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What Makes a Suicide Attempt?

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On 8/22/2018 at 11:53 PM, Igobihim said:

If you are planning then you should definitely tell someone. Having thoughts and ideas is a little different, I have them still. But I know how to cope with them and send them back into the ether and keep walking forward. It's because of my past actions that I am able to have this insite.

I am by no means saying go try again and document your experience.

Having passing thoughts should be checked. Because they can grow into action, you should look up DBT, cognitive behavioral therapy, depression coping skills and anxiety coping skills. These all have coping mechanisms and skills for all sorts of things. Skills take time to learn and to actually use. Are you seeing anyone, a doctor or therapist? You could tell them if you have one. It would be a good idea to use coping before these thoughts get more aggressive. 

Again, if these thoughts have gone into a plan, where you think of time, place, who will find you, what to use and how, you need to tell someone.

I hope I answered ok. I hope that you are doing well.

Thank you for your post.  Besides backing out of an attempt, the closest I ever got was two years ago.  I had everything planned, and the date was several weeks away.  I started to get my affairs in order.  I was at peace with my decision, because I truly believed that I was not worth living and everybody would be better off without me.  It made me happy thinking that I would be doing people the ultimate favor by dying.  I thought my friends and family would be happy and relieved that I was gone.  I also felt so worthless I thought eating was a waste of food.  But before I could execute my plan, I started having suicidal impulses and voices trying to trick me into doing it before my planned date.  That's when I actually got scared of dying, but I was largely concerned that I was going to do it before everything was in order.  I told my wife I was suicidal because I figured she was the only one who could stop me.  I then got help and treatment (I had never had any sort of mental health treatment before).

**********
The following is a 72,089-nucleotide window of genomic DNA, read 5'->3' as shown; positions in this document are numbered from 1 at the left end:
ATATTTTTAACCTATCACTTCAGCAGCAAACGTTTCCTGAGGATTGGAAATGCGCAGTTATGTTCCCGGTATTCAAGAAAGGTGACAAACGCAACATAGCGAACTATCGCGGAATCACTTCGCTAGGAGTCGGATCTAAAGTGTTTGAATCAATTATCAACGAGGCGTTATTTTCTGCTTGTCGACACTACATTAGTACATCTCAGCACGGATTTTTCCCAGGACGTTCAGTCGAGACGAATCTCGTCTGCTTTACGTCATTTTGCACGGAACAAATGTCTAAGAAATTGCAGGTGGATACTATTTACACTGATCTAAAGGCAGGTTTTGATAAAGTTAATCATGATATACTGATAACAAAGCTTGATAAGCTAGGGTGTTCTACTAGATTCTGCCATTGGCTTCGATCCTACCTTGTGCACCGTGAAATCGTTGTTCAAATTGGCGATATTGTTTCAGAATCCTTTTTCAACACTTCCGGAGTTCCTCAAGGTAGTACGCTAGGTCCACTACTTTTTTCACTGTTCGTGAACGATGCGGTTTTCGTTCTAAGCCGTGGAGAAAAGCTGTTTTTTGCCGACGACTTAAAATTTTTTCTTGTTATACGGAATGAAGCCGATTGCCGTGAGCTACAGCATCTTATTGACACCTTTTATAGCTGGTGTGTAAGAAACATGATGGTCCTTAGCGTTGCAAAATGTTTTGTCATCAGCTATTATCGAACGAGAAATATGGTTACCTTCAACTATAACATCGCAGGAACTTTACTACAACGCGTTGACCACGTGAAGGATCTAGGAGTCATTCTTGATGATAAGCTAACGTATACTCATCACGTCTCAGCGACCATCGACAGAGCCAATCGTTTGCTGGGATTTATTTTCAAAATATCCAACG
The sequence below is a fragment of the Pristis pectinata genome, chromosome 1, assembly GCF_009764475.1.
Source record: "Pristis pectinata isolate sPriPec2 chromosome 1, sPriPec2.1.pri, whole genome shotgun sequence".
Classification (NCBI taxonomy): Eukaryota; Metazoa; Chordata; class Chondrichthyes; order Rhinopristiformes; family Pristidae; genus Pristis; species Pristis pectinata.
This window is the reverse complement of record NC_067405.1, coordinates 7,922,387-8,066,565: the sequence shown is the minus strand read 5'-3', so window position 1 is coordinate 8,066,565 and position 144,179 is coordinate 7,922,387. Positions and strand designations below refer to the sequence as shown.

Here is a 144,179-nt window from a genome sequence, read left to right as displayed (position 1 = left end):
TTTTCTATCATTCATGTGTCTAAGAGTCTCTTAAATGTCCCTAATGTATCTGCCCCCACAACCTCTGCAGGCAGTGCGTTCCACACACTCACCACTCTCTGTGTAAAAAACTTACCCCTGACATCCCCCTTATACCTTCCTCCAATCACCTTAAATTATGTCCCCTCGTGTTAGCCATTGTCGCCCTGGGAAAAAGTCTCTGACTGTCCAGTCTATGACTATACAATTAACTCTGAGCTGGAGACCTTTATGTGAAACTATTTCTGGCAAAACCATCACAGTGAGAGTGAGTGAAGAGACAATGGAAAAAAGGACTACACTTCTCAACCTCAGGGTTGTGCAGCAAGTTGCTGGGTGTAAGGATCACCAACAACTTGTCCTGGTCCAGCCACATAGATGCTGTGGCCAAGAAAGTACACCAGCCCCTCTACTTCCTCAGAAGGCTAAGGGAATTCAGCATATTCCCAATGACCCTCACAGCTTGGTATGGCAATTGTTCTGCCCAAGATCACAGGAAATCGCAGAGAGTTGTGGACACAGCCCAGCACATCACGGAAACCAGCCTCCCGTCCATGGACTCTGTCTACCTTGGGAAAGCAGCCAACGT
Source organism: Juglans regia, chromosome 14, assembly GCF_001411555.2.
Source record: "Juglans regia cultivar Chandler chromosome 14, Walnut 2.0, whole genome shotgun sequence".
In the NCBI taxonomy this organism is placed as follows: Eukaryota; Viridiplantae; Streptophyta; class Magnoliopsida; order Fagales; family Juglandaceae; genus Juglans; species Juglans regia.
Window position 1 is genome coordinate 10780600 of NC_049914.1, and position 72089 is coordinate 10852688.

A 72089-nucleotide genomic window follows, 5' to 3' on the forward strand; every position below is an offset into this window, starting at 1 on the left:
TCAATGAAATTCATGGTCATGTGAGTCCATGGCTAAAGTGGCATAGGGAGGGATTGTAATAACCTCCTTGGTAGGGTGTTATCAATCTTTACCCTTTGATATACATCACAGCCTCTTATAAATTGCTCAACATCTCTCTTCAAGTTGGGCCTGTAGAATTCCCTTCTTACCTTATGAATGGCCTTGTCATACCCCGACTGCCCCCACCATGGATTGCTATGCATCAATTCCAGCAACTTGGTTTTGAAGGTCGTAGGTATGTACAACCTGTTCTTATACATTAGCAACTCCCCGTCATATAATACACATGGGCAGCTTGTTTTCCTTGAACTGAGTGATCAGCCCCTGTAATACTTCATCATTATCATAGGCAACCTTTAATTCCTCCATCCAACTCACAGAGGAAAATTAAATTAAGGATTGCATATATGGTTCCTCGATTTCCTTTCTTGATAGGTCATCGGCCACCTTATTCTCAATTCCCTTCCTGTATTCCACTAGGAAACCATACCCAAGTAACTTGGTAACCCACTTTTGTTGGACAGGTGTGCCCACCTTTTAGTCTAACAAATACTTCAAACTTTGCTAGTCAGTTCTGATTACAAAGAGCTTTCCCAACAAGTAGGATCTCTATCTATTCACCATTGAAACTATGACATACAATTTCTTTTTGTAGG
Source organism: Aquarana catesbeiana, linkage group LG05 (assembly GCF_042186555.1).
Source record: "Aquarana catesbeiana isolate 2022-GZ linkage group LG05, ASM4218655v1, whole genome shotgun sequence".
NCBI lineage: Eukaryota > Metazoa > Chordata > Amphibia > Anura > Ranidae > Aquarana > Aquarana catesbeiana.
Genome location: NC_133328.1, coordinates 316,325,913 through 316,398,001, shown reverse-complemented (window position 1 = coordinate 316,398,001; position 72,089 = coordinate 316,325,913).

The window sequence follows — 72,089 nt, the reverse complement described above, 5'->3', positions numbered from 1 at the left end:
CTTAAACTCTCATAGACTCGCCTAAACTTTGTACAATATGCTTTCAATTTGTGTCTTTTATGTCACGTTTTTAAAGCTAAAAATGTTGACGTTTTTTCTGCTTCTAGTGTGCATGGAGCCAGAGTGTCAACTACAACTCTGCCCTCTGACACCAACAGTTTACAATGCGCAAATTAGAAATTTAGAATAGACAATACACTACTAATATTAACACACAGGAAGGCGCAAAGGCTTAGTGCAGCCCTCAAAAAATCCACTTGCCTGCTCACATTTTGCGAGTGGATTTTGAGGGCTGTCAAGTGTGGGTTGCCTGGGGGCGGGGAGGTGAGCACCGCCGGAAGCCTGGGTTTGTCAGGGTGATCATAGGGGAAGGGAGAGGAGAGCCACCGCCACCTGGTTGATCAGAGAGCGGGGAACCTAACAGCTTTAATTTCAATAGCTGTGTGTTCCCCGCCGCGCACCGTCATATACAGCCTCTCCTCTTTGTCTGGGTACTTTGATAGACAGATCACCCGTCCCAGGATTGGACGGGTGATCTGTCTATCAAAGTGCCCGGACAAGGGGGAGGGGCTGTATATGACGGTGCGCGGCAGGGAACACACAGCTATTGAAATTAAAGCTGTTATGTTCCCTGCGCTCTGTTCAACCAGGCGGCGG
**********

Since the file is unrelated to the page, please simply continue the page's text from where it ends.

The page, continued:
The only action I've done since was driving to a wooded park with a means.  I left it in the car, though, and went into the woods for awhile by myself.  Mostly my suicidal thoughts are planning.  I had thoughts this week, but dang it I have so much going on over the next couple months that I really need to be here for.  :lol:

Another thing is the cyclical and random nature of my moods.  I might be severely depressed, but a few days later I'm just fine.  I showed my pdoc my mood tracker app and he said the constant ups and downs of my mood are not indicative of major depressive disorder.  I asked if it was a characteristic of bipolar and he said no.  I asked what it was then, and he said "I don't know."  I appreciate honesty!  He said he's more concerned with appropriate treatments than labels.  I have been hypomanic before so that at least technically puts me as BPII.

All that said, when I have suicidal thoughts, I do recognize that they will go away soon when my mood comes back up.  Two years ago they weren't going away, but I wasn't getting treatment.  Now I firmly believe my treatment (meds, therapy, community support, etc.) makes my down times not last very long.

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2 hours ago, patents said:

All that said, when I have suicidal thoughts, I do recognize that they will go away soon when my mood comes back up. 

It's good you track your mood and I am glad you told your wife. When you dip low and the suicidal planning thoughts come it might be a good time to invite your wife into that realm, tell her the plan and ask for accountability, maybe if you have it set for a two weeks on a Monday after work, then tell her that, request that day off from work and have your wife do the same, and instead of doing the plan you go out to lunch, take a walk, get ice cream cones and live your life with the good things. This is just a suggestion. My eMoods app tells me I am quite manic and have been for a good portion of this month. So, I might not be giving good advice. The little things in life that are good seem to weigh less and have a smaller impact on our mental health than that of bad or negative things, which means you should focus on doing more good things to help stack up the positive self that we all hope to be at some point.

I hope I said things normal and I gave some good advice. Or if anything was even relevant.

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